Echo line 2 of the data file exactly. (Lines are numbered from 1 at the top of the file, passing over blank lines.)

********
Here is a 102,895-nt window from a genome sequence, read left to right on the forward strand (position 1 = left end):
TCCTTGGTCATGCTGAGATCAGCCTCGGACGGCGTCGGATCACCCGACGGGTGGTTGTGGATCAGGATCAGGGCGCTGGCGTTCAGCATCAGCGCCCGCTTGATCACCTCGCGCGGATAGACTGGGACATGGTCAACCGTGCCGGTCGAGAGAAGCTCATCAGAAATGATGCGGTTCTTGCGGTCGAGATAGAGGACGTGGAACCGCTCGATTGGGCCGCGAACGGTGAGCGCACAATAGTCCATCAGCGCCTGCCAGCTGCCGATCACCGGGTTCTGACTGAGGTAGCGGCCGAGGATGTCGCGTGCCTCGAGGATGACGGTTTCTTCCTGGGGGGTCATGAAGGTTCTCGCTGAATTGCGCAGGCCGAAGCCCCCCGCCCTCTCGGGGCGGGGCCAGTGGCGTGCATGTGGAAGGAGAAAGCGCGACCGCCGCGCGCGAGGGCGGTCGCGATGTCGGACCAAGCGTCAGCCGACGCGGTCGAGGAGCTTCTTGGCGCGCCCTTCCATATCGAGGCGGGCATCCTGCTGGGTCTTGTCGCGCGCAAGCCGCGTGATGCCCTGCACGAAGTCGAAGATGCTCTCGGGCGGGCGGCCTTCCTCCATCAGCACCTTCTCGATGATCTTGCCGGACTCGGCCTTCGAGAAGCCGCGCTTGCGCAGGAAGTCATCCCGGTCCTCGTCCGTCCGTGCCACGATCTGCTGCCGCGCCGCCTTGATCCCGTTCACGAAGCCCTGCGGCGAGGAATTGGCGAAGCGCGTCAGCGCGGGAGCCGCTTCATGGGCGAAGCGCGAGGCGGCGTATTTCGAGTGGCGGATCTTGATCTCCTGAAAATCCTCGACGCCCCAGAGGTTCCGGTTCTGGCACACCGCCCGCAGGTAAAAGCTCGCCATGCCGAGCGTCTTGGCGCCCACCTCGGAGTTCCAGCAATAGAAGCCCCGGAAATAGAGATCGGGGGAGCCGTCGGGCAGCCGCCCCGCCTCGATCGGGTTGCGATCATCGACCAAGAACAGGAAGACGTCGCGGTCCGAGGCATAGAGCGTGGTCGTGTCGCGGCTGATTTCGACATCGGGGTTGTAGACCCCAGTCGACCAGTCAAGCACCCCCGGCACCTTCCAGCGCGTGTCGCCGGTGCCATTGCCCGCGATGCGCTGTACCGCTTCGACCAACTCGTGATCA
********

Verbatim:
TCCTTGGTCATGCTGAGATCAGCCTCGGACGGCGTCGGATCACCCGACGGGTGGTTGTGGATCAGGATCAGGGCGCTGGCGTTCAGCATCAGCGCCCGCTTGATCACCTCGCGCGGATAGACTGGGACATGGTCAACCGTGCCGGTCGAGAGAAGCTCATCAGAAATGATGCGGTTCTTGCGGTCGAGATAGAGGACGTGGAACCGCTCGATTGGGCCGCGAACGGTGAGCGCACAATAGTCCATCAGCGCCTGCCAGCTGCCGATCACCGGGTTCTGACTGAGGTAGCGGCCGAGGATGTCGCGTGCCTCGAGGATGACGGTTTCTTCCTGGGGGGTCATGAAGGTTCTCGCTGAATTGCGCAGGCCGAAGCCCCCCGCCCTCTCGGGGCGGGGCCAGTGGCGTGCATGTGGAAGGAGAAAGCGCGACCGCCGCGCGCGAGGGCGGTCGCGATGTCGGACCAAGCGTCAGCCGACGCGGTCGAGGAGCTTCTTGGCGCGCCCTTCCATATCGAGGCGGGCATCCTGCTGGGTCTTGTCGCGCGCAAGCCGCGTGATGCCCTGCACGAAGTCGAAGATGCTCTCGGGCGGGCGGCCTTCCTCCATCAGCACCTTCTCGATGATCTTGCCGGACTCGGCCTTCGAGAAGCCGCGCTTGCGCAGGAAGTCATCCCGGTCCTCGTCCGTCCGTGCCACGATCTGCTGCCGCGCCGCCTTGATCCCGTTCACGAAGCCCTGCGGCGAGGAATTGGCGAAGCGCGTCAGCGCGGGAGCCGCTTCATGGGCGAAGCGCGAGGCGGCGTATTTCGAGTGGCGGATCTTGATCTCCTGAAAATCCTCGACGCCCCAGAGGTTCCGGTTCTGGCACACCGCCCGCAGGTAAAAGCTCGCCATGCCGAGCGTCTTGGCGCCCACCTCGGAGTTCCAGCAATAGAAGCCCCGGAAATAGAGATCGGGGGAGCCGTCGGGCAGCCGCCCCGCCTCGATCGGGTTGCGATCATCGACCAAGAACAGGAAGACGTCGCGGTCCGAGGCATAGAGCGTGGTCGTGTCGCGGCTGATTTCGACATCGGGGTTGTAGACCCCAGTCGACCAGTCAAGCACCCCCGGCACCTTCCAGCGCGTGTCGCCGGTGCCATTGCCCGCGATGCGCTGTACCGCTTCGACCAACTCGTGATCA